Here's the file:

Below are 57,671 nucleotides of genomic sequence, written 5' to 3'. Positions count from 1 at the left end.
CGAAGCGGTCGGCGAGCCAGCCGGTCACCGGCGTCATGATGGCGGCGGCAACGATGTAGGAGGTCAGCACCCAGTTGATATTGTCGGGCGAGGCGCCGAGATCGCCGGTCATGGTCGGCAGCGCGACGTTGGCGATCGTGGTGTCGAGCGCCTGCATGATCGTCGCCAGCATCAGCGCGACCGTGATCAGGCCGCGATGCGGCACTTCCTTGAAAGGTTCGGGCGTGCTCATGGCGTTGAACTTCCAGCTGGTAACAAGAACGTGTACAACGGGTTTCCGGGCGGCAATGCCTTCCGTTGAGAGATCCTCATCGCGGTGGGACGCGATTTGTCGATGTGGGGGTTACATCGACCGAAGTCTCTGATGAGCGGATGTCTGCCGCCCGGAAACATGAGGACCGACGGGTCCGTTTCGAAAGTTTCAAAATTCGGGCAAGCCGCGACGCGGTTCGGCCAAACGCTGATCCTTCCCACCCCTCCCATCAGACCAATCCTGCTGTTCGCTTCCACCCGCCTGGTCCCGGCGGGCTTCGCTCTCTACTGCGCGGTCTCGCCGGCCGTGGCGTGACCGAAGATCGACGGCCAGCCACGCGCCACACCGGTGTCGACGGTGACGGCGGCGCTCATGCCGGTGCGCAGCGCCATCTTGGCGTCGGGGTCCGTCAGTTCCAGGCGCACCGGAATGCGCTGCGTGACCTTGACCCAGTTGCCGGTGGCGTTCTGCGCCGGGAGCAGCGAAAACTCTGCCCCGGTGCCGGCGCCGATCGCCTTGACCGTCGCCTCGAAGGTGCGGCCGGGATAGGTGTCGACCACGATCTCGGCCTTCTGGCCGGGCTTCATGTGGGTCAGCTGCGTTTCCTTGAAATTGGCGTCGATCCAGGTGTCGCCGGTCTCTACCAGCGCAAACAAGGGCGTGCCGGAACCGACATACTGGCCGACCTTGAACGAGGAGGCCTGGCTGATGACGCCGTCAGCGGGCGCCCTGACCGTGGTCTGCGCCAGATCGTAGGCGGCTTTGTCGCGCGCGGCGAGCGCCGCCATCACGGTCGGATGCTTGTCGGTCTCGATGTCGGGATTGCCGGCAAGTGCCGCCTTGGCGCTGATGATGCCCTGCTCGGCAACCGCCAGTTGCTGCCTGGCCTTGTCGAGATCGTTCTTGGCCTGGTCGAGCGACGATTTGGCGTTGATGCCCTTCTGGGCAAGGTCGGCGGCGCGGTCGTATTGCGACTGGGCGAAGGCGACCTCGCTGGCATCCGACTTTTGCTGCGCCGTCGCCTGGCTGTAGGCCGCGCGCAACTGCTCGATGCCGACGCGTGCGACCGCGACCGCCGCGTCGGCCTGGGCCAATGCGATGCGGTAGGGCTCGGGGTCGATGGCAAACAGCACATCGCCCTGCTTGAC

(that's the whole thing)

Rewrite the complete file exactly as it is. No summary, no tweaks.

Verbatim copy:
Below are 57,671 nucleotides of genomic sequence, written 5' to 3'. Positions count from 1 at the left end.
CGAAGCGGTCGGCGAGCCAGCCGGTCACCGGCGTCATGATGGCGGCGGCAACGATGTAGGAGGTCAGCACCCAGTTGATATTGTCGGGCGAGGCGCCGAGATCGCCGGTCATGGTCGGCAGCGCGACGTTGGCGATCGTGGTGTCGAGCGCCTGCATGATCGTCGCCAGCATCAGCGCGACCGTGATCAGGCCGCGATGCGGCACTTCCTTGAAAGGTTCGGGCGTGCTCATGGCGTTGAACTTCCAGCTGGTAACAAGAACGTGTACAACGGGTTTCCGGGCGGCAATGCCTTCCGTTGAGAGATCCTCATCGCGGTGGGACGCGATTTGTCGATGTGGGGGTTACATCGACCGAAGTCTCTGATGAGCGGATGTCTGCCGCCCGGAAACATGAGGACCGACGGGTCCGTTTCGAAAGTTTCAAAATTCGGGCAAGCCGCGACGCGGTTCGGCCAAACGCTGATCCTTCCCACCCCTCCCATCAGACCAATCCTGCTGTTCGCTTCCACCCGCCTGGTCCCGGCGGGCTTCGCTCTCTACTGCGCGGTCTCGCCGGCCGTGGCGTGACCGAAGATCGACGGCCAGCCACGCGCCACACCGGTGTCGACGGTGACGGCGGCGCTCATGCCGGTGCGCAGCGCCATCTTGGCGTCGGGGTCCGTCAGTTCCAGGCGCACCGGAATGCGCTGCGTGACCTTGACCCAGTTGCCGGTGGCGTTCTGCGCCGGGAGCAGCGAAAACTCTGCCCCGGTGCCGGCGCCGATCGCCTTGACCGTCGCCTCGAAGGTGCGGCCGGGATAGGTGTCGACCACGATCTCGGCCTTCTGGCCGGGCTTCATGTGGGTCAGCTGCGTTTCCTTGAAATTGGCGTCGATCCAGGTGTCGCCGGTCTCTACCAGCGCAAACAAGGGCGTGCCGGAACCGACATACTGGCCGACCTTGAACGAGGAGGCCTGGCTGATGACGCCGTCAGCGGGCGCCCTGACCGTGGTCTGCGCCAGATCGTAGGCGGCTTTGTCGCGCGCGGCGAGCGCCGCCATCACGGTCGGATGCTTGTCGGTCTCGATGTCGGGATTGCCGGCAAGTGCCGCCTTGGCGCTGATGATGCCCTGCTCGGCAACCGCCAGTTGCTGCCTGGCCTTGTCGAGATCGTTCTTGGCCTGGTCGAGCGACGATTTGGCGTTGATGCCCTTCTGGGCAAGGTCGGCGGCGCGGTCGTATTGCGACTGGGCGAAGGCGACCTCGCTGGCATCCGACTTTTGCTGCGCCGTCGCCTGGCTGTAGGCCGCGCGCAACTGCTCGATGCCGACGCGTGCGACCGCGACCGCCGCGTCGGCCTGGGCCAATGCGATGCGGTAGGGCTCGGGGTCGATGGCAAACAGCACATCGCCCTGCTTGAC